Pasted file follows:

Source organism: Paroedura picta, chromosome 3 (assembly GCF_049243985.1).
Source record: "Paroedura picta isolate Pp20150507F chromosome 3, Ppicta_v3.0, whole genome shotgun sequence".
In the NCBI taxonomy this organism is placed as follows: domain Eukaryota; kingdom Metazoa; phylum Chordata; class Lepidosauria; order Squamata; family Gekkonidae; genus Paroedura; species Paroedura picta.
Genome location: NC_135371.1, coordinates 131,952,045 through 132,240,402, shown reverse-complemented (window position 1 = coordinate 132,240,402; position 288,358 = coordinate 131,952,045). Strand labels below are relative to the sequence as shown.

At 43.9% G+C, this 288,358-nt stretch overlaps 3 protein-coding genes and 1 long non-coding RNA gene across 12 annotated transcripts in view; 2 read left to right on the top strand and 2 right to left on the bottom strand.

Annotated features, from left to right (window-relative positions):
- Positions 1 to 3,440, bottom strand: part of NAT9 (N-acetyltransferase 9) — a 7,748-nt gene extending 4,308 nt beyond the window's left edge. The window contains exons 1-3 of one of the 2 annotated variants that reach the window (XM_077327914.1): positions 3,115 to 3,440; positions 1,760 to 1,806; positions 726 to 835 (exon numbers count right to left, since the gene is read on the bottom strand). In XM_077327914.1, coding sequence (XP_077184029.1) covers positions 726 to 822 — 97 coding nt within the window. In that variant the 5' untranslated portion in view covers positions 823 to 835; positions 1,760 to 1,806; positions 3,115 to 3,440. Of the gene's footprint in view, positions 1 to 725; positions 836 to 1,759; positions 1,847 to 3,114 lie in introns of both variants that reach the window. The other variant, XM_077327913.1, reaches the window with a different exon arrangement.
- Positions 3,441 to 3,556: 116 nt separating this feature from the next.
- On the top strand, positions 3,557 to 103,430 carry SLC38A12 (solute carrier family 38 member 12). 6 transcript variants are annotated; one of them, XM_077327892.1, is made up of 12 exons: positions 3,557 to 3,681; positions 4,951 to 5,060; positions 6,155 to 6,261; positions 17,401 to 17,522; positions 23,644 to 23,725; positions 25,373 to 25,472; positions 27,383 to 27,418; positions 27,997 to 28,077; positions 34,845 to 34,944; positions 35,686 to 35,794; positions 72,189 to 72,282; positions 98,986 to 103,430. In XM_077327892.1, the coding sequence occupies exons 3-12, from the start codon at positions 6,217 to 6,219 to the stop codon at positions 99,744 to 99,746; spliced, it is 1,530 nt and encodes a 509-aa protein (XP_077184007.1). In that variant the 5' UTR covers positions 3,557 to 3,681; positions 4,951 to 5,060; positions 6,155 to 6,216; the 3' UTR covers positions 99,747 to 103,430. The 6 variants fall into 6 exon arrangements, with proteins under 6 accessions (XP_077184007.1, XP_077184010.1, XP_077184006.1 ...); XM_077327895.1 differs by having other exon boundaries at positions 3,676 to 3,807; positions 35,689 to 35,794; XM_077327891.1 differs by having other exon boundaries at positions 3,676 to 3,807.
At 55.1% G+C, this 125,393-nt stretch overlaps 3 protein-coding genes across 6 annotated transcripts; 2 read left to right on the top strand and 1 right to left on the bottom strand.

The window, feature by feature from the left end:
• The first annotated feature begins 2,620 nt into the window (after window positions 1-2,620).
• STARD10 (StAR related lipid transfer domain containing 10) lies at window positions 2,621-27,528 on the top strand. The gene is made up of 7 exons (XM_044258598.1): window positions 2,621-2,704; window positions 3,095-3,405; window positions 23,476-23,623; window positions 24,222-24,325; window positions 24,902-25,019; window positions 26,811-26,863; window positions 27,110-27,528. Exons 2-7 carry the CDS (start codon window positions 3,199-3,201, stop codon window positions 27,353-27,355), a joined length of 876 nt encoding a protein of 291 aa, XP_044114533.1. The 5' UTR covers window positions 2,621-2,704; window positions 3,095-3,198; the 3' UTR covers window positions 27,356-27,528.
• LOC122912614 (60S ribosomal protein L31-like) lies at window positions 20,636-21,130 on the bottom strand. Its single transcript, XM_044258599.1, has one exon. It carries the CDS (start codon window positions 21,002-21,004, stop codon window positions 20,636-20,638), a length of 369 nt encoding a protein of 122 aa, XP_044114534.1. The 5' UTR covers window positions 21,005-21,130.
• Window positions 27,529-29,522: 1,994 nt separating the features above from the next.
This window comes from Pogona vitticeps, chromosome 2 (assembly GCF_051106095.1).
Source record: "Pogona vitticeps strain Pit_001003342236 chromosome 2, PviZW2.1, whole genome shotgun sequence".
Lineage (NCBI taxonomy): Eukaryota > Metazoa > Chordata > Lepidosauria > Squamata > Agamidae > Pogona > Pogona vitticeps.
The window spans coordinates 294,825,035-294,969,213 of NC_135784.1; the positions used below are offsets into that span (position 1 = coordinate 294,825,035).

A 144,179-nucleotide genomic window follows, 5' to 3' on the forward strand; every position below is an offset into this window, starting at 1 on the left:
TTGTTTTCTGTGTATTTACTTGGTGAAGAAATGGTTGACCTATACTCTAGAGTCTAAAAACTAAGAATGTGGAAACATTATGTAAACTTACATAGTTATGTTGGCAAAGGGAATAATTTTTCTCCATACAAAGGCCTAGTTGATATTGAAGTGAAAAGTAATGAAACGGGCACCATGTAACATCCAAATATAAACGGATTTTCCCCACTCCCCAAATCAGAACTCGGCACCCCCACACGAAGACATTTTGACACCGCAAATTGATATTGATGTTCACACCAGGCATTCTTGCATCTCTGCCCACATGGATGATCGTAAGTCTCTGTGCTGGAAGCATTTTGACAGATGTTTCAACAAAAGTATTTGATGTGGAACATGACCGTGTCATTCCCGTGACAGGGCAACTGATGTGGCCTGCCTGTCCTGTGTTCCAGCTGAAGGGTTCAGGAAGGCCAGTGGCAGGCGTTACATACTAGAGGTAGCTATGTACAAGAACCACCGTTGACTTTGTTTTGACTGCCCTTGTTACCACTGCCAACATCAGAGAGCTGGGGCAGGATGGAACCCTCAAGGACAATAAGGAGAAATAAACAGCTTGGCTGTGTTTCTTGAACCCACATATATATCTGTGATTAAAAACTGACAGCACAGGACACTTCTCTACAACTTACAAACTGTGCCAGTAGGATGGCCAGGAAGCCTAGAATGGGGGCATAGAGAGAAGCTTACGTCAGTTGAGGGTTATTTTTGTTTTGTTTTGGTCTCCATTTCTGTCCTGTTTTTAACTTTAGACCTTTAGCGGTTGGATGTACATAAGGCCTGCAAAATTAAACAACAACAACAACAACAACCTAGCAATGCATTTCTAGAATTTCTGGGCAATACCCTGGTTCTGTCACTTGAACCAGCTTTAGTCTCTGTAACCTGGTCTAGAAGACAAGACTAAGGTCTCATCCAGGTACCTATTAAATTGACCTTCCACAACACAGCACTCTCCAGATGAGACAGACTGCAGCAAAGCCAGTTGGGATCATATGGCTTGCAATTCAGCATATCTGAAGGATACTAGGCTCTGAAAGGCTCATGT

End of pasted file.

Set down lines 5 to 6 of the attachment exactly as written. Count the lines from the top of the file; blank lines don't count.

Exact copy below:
At 43.9% G+C, this 288,358-nt stretch overlaps 3 protein-coding genes and 1 long non-coding RNA gene across 12 annotated transcripts in view; 2 read left to right on the top strand and 2 right to left on the bottom strand.

Annotated features, from left to right (window-relative positions):